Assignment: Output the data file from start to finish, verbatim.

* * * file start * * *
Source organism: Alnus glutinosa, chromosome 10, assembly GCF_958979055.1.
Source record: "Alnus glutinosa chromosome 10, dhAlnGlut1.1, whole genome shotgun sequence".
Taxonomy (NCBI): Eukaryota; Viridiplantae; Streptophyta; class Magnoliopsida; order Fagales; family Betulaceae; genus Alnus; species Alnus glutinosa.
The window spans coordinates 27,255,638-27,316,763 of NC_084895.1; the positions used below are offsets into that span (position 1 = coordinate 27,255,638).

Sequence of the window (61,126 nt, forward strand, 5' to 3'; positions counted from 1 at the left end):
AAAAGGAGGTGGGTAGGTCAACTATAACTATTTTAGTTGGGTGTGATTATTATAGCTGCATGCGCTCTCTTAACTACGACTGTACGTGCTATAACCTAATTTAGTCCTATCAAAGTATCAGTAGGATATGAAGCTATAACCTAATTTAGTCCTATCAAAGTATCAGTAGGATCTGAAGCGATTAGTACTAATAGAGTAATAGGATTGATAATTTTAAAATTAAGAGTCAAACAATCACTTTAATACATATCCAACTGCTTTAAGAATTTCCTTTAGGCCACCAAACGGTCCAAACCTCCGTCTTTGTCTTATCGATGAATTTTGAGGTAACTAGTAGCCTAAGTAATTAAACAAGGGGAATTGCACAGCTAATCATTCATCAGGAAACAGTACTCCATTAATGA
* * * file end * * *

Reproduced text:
Source organism: Alnus glutinosa, chromosome 10, assembly GCF_958979055.1.
Source record: "Alnus glutinosa chromosome 10, dhAlnGlut1.1, whole genome shotgun sequence".
Taxonomy (NCBI): Eukaryota; Viridiplantae; Streptophyta; class Magnoliopsida; order Fagales; family Betulaceae; genus Alnus; species Alnus glutinosa.
The window spans coordinates 27,255,638-27,316,763 of NC_084895.1; the positions used below are offsets into that span (position 1 = coordinate 27,255,638).

Sequence of the window (61,126 nt, forward strand, 5' to 3'; positions counted from 1 at the left end):
AAAAGGAGGTGGGTAGGTCAACTATAACTATTTTAGTTGGGTGTGATTATTATAGCTGCATGCGCTCTCTTAACTACGACTGTACGTGCTATAACCTAATTTAGTCCTATCAAAGTATCAGTAGGATATGAAGCTATAACCTAATTTAGTCCTATCAAAGTATCAGTAGGATCTGAAGCGATTAGTACTAATAGAGTAATAGGATTGATAATTTTAAAATTAAGAGTCAAACAATCACTTTAATACATATCCAACTGCTTTAAGAATTTCCTTTAGGCCACCAAACGGTCCAAACCTCCGTCTTTGTCTTATCGATGAATTTTGAGGTAACTAGTAGCCTAAGTAATTAAACAAGGGGAATTGCACAGCTAATCATTCATCAGGAAACAGTACTCCATTAATGA